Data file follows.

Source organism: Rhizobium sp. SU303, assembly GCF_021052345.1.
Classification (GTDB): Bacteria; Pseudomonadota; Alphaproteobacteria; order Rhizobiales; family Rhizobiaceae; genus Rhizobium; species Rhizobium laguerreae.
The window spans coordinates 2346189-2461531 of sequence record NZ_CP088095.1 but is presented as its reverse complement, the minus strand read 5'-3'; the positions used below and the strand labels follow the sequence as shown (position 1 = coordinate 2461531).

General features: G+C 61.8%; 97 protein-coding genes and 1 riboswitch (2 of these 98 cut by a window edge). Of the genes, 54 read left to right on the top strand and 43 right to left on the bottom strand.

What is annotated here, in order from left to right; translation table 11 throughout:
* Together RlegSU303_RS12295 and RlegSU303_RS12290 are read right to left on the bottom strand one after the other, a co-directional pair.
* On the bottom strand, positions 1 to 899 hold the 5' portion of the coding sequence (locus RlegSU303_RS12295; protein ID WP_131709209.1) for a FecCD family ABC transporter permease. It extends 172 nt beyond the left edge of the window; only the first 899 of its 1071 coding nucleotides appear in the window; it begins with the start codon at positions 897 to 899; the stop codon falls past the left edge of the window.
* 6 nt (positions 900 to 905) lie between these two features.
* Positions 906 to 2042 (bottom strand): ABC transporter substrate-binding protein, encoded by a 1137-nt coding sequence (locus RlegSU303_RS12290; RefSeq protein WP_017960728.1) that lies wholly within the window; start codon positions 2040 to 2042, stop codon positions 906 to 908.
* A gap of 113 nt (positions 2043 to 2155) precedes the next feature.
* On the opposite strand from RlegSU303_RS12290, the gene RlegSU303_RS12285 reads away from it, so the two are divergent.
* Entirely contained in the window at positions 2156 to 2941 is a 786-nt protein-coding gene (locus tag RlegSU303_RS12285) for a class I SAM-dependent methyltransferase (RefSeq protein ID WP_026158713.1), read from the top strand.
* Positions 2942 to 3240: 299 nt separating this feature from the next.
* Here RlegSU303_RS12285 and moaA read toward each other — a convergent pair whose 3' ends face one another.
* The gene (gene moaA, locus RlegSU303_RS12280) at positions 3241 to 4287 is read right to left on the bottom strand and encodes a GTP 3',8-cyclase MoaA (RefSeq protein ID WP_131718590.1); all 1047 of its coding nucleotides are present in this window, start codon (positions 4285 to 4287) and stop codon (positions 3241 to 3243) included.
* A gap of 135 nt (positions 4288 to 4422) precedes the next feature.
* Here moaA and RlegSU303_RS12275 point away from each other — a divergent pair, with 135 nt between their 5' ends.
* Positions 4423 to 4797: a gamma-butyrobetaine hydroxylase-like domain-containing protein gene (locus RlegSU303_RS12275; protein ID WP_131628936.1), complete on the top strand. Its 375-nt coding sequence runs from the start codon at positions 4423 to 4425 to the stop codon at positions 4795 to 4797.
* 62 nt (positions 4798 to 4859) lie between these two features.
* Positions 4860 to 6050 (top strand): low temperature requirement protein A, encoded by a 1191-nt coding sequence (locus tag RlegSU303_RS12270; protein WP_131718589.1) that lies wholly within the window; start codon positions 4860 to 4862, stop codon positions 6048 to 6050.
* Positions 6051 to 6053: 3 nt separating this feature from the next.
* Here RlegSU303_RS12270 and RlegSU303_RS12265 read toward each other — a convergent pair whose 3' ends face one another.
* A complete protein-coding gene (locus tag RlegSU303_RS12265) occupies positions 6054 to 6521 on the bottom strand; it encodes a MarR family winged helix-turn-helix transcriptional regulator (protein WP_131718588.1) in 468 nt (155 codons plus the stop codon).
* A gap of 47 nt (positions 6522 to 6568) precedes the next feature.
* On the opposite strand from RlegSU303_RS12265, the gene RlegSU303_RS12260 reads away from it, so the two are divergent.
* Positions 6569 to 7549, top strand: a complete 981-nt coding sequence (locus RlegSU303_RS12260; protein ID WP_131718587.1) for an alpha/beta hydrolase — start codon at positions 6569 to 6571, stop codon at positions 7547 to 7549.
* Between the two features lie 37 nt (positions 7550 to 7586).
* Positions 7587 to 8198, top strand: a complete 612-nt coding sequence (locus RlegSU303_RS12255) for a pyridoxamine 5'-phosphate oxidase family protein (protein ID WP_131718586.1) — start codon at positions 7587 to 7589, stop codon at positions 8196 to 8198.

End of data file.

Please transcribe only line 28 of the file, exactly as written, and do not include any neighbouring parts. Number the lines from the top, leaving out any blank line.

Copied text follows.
* Positions 7587 to 8198, top strand: a complete 612-nt coding sequence (locus RlegSU303_RS12255) for a pyridoxamine 5'-phosphate oxidase family protein (protein ID WP_131718586.1) — start codon at positions 7587 to 7589, stop codon at positions 8196 to 8198.